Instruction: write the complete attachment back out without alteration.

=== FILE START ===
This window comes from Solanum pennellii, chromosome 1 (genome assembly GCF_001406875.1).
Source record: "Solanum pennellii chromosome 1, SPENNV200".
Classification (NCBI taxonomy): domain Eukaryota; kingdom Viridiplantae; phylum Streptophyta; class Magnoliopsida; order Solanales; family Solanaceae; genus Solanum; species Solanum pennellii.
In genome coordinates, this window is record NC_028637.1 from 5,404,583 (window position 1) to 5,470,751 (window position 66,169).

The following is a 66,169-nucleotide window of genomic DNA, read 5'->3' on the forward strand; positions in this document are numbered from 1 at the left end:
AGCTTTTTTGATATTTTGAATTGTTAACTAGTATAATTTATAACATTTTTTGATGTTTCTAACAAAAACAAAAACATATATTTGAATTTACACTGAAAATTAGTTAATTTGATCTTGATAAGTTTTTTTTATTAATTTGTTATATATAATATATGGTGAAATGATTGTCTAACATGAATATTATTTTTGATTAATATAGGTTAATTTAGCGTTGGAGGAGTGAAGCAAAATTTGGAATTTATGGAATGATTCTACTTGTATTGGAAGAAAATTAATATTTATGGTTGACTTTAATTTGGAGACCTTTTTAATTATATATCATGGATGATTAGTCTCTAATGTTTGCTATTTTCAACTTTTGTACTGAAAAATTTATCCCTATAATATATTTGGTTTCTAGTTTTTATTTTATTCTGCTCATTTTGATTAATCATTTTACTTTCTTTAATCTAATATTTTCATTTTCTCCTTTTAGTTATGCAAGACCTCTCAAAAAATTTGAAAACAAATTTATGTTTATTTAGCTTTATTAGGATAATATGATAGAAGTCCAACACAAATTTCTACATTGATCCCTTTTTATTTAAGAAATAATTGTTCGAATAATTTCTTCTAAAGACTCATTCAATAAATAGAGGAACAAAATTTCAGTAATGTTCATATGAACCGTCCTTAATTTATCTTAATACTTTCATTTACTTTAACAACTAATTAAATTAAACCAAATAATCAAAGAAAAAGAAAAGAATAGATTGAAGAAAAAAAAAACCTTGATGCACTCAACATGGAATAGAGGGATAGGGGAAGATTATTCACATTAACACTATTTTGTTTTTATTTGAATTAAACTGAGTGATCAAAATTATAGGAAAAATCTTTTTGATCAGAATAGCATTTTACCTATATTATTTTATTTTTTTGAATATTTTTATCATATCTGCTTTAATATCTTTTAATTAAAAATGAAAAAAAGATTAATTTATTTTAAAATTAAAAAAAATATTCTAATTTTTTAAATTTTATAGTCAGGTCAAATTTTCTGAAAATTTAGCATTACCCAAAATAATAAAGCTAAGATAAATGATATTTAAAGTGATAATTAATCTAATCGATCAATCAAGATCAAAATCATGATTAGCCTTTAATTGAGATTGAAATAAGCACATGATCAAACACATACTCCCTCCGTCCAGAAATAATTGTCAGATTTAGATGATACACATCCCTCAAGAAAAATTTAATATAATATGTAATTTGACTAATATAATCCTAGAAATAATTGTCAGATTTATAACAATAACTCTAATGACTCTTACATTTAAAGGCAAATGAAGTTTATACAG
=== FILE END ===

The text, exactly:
This window comes from Solanum pennellii, chromosome 1 (genome assembly GCF_001406875.1).
Source record: "Solanum pennellii chromosome 1, SPENNV200".
Classification (NCBI taxonomy): domain Eukaryota; kingdom Viridiplantae; phylum Streptophyta; class Magnoliopsida; order Solanales; family Solanaceae; genus Solanum; species Solanum pennellii.
In genome coordinates, this window is record NC_028637.1 from 5,404,583 (window position 1) to 5,470,751 (window position 66,169).

The following is a 66,169-nucleotide window of genomic DNA, read 5'->3' on the forward strand; positions in this document are numbered from 1 at the left end:
AGCTTTTTTGATATTTTGAATTGTTAACTAGTATAATTTATAACATTTTTTGATGTTTCTAACAAAAACAAAAACATATATTTGAATTTACACTGAAAATTAGTTAATTTGATCTTGATAAGTTTTTTTTATTAATTTGTTATATATAATATATGGTGAAATGATTGTCTAACATGAATATTATTTTTGATTAATATAGGTTAATTTAGCGTTGGAGGAGTGAAGCAAAATTTGGAATTTATGGAATGATTCTACTTGTATTGGAAGAAAATTAATATTTATGGTTGACTTTAATTTGGAGACCTTTTTAATTATATATCATGGATGATTAGTCTCTAATGTTTGCTATTTTCAACTTTTGTACTGAAAAATTTATCCCTATAATATATTTGGTTTCTAGTTTTTATTTTATTCTGCTCATTTTGATTAATCATTTTACTTTCTTTAATCTAATATTTTCATTTTCTCCTTTTAGTTATGCAAGACCTCTCAAAAAATTTGAAAACAAATTTATGTTTATTTAGCTTTATTAGGATAATATGATAGAAGTCCAACACAAATTTCTACATTGATCCCTTTTTATTTAAGAAATAATTGTTCGAATAATTTCTTCTAAAGACTCATTCAATAAATAGAGGAACAAAATTTCAGTAATGTTCATATGAACCGTCCTTAATTTATCTTAATACTTTCATTTACTTTAACAACTAATTAAATTAAACCAAATAATCAAAGAAAAAGAAAAGAATAGATTGAAGAAAAAAAAAACCTTGATGCACTCAACATGGAATAGAGGGATAGGGGAAGATTATTCACATTAACACTATTTTGTTTTTATTTGAATTAAACTGAGTGATCAAAATTATAGGAAAAATCTTTTTGATCAGAATAGCATTTTACCTATATTATTTTATTTTTTTGAATATTTTTATCATATCTGCTTTAATATCTTTTAATTAAAAATGAAAAAAAGATTAATTTATTTTAAAATTAAAAAAAATATTCTAATTTTTTAAATTTTATAGTCAGGTCAAATTTTCTGAAAATTTAGCATTACCCAAAATAATAAAGCTAAGATAAATGATATTTAAAGTGATAATTAATCTAATCGATCAATCAAGATCAAAATCATGATTAGCCTTTAATTGAGATTGAAATAAGCACATGATCAAACACATACTCCCTCCGTCCAGAAATAATTGTCAGATTTAGATGATACACATCCCTCAAGAAAAATTTAATATAATATGTAATTTGACTAATATAATCCTAGAAATAATTGTCAGATTTATAACAATAACTCTAATGACTCTTACATTTAAAGGCAAATGAAGTTTATACAG